The combination of technology and customer demand has made “being green” throughout your home easier than ever. This now trending Green Building scene has definitely taken hold. Today, our expectations and our realities are in sync...sustainable, eco-friendly, green homes are now possible from top to bottom. Here are ways to create and/or renovate your sustainable, eco-friendly home:
Think water conservation and install a dedicated pipe for gray-water irrigation, plumbing and appliance usage. Xeriscaping with drought resistant plants and catching rainfall in barrels to conserve/reuse water are secondary actions after a gray-water pipe to help conserve water.
Consider using concrete alternatives for the foundation of the house. One such alternative is “ashcrete,” a composition of 97% recycled materials such as glass, foam, paper and recycled waste.
Instead of using wood and the 50-60 trees required to frame a 3,000 square foot home, use recycled steel. Seven or eight scrapped cars would likely be more than enough for this 3,000 square footage...obviously more scrapped cars would be needed for a bigger house. The bonus? Recycled steel is stronger and more effective against high winds and earthquakes than wood.
Natural insulation materials (“hempcrete” composed of hemp and lime, sheep’s wool, recycled cotton fibers, soybean foam) can be sprayed on or formed around wall frames to create breathable wall systems. Such insulating materials enhance indoor air quality and are more durable than the usual fiberglass materials used for insulation.
Renewable local masonry and compressed earth blocks that use 92-96% dirt and 4-8% concrete have kept people and cultures cool and warm for hundreds of years. This is definitely one of those “everything old is new again” things.
Eco-friendly flooring options are plentiful. They include cork. Bamboo, glass, recycled metal, stone, ceramic tile, and salvaged wood. To keep bathroom floors sustainable and water resistant, just apply a low or no-VOC sealant annually.
Smart windows that change their tint according to sunlight amounts outside help save energy, and heating and cooling costs.
Believe it or not, there are eco-friendly paints that help purify the air and fight pollution due to ultrafine titanium dioxide components.
Countertops composed of aluminum, steel, recycled glass, bamboo, salvaged wood help conserve natural resources.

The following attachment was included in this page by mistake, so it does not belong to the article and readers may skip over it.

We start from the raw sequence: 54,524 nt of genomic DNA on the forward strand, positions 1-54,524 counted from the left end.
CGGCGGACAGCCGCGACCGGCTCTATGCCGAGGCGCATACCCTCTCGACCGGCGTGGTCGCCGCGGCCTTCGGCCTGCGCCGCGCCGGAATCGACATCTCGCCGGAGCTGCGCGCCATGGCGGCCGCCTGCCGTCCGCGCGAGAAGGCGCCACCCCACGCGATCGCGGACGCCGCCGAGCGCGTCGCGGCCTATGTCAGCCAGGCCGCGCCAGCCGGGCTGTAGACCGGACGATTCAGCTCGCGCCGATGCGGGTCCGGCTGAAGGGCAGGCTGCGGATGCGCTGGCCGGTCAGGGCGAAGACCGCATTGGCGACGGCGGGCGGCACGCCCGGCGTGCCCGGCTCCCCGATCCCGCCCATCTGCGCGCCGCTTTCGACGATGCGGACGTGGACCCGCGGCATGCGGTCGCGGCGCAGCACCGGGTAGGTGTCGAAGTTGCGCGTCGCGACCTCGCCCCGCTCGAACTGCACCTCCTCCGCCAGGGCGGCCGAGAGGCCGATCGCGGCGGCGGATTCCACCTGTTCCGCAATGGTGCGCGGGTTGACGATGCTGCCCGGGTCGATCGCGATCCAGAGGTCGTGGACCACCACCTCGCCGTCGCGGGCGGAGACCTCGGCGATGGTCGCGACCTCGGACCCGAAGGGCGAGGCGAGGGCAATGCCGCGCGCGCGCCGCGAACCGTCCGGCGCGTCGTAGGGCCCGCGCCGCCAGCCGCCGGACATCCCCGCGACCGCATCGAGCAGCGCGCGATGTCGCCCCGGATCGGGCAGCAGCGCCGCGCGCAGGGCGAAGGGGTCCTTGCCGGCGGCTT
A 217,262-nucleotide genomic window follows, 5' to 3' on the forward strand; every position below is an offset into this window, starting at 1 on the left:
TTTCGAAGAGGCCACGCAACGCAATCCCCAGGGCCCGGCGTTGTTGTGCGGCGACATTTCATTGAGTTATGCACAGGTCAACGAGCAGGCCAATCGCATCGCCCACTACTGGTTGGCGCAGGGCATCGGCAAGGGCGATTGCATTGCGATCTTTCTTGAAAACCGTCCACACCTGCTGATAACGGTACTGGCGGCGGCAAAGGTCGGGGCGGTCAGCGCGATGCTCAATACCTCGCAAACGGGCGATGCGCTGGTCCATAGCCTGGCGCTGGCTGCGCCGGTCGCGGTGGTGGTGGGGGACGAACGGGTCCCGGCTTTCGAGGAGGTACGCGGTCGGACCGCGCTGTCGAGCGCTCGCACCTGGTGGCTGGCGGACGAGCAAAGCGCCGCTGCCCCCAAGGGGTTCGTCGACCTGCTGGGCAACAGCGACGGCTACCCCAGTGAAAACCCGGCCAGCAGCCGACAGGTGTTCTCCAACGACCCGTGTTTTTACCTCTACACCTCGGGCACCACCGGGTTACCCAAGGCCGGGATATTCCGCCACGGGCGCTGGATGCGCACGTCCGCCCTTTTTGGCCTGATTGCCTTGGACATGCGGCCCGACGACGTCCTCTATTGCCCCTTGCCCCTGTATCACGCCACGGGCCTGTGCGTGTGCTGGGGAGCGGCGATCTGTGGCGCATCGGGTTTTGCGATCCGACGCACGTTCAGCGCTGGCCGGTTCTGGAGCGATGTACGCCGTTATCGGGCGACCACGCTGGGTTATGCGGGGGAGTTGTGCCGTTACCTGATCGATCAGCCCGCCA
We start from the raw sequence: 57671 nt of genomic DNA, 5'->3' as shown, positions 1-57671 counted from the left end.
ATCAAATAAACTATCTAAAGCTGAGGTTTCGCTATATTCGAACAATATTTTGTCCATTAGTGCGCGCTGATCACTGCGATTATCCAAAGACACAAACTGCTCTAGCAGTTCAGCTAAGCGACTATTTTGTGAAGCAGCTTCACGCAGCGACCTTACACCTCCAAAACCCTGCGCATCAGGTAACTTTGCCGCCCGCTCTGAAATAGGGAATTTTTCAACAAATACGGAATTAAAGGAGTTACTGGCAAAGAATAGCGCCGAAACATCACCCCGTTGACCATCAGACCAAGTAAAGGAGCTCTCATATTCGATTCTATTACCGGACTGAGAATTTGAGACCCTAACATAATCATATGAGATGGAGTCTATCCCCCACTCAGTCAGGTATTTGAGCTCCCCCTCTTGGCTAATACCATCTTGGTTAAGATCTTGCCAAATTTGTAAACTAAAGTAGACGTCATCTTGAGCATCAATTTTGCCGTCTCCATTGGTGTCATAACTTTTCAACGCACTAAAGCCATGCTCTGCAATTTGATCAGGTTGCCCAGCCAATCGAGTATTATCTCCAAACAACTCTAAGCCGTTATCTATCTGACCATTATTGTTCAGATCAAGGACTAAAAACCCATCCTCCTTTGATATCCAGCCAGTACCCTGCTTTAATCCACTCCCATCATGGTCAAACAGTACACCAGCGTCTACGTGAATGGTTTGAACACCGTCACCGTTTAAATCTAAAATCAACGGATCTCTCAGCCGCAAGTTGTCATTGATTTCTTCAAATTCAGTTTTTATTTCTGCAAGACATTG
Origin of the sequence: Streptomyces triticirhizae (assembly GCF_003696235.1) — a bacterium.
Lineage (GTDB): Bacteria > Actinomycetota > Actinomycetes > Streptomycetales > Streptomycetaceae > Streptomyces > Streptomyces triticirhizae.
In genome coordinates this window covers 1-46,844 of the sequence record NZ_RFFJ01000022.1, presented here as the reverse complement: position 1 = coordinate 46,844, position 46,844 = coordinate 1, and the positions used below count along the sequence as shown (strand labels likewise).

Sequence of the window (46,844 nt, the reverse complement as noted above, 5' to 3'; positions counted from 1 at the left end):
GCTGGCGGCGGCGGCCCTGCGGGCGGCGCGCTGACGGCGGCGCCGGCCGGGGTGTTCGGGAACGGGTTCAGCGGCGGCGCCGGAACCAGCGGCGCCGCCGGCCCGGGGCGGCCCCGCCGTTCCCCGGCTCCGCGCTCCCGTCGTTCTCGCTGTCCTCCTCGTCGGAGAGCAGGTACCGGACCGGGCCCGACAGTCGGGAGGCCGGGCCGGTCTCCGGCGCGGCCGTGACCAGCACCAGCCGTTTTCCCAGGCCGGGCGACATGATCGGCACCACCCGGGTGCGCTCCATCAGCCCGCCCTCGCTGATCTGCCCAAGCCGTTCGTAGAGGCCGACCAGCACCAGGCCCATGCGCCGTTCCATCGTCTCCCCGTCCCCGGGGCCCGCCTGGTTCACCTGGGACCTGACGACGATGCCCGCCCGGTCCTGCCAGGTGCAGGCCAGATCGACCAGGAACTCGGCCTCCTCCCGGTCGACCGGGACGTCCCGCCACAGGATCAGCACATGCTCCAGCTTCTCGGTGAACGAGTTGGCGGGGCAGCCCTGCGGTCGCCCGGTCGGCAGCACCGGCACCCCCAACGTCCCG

Formaldehyde free cabinets make healthier homes. Look for materials such as bamboo, plywood, renewable agrifiber boards or salvaged wood.
Recycled steel and glass for light fixtures. LED bulbs as well.
Low lead/flow toilets, faucets, shower heads are now ubiquitous.
As are, smart appliances that can be connected and controlled with mobile apps. Siri and Alexa are now monitoring real time energy consumption (to the tune of 20% savings) in more and more homes across the country.
And last but not least are roofing materials able to both cool and insulate your home. “Cool roofs” that use tile, metal, foam and rubber polymer go well beyond solar panels and recycled shingles with some 7 - 15% cost savings and much reduced temperature fluctuations. “Green roofs,” roofs that employ planted vegetation along with recycled steel and proper engineering, add insulation, reduce heating and cooling costs, and reduce stormwater runoff. Additionally, green roofs actually double the lifespan of the roof and generate cleaner air around and inside the home.
Clearly, it’s easier to be greener today than ever before. In the past, homeowners/clients/customers would dream about having Zero Energy Homes, homes that produce enough energy to “make up” for the energy their homes “spend.” Now, home focused consumers are demanding Positive Energy Homes, homes that generate excess energy that can be either sold back to the grid or used by the homeowners themselves to power things such as electric vehicles, power tools, blowers, and saunas.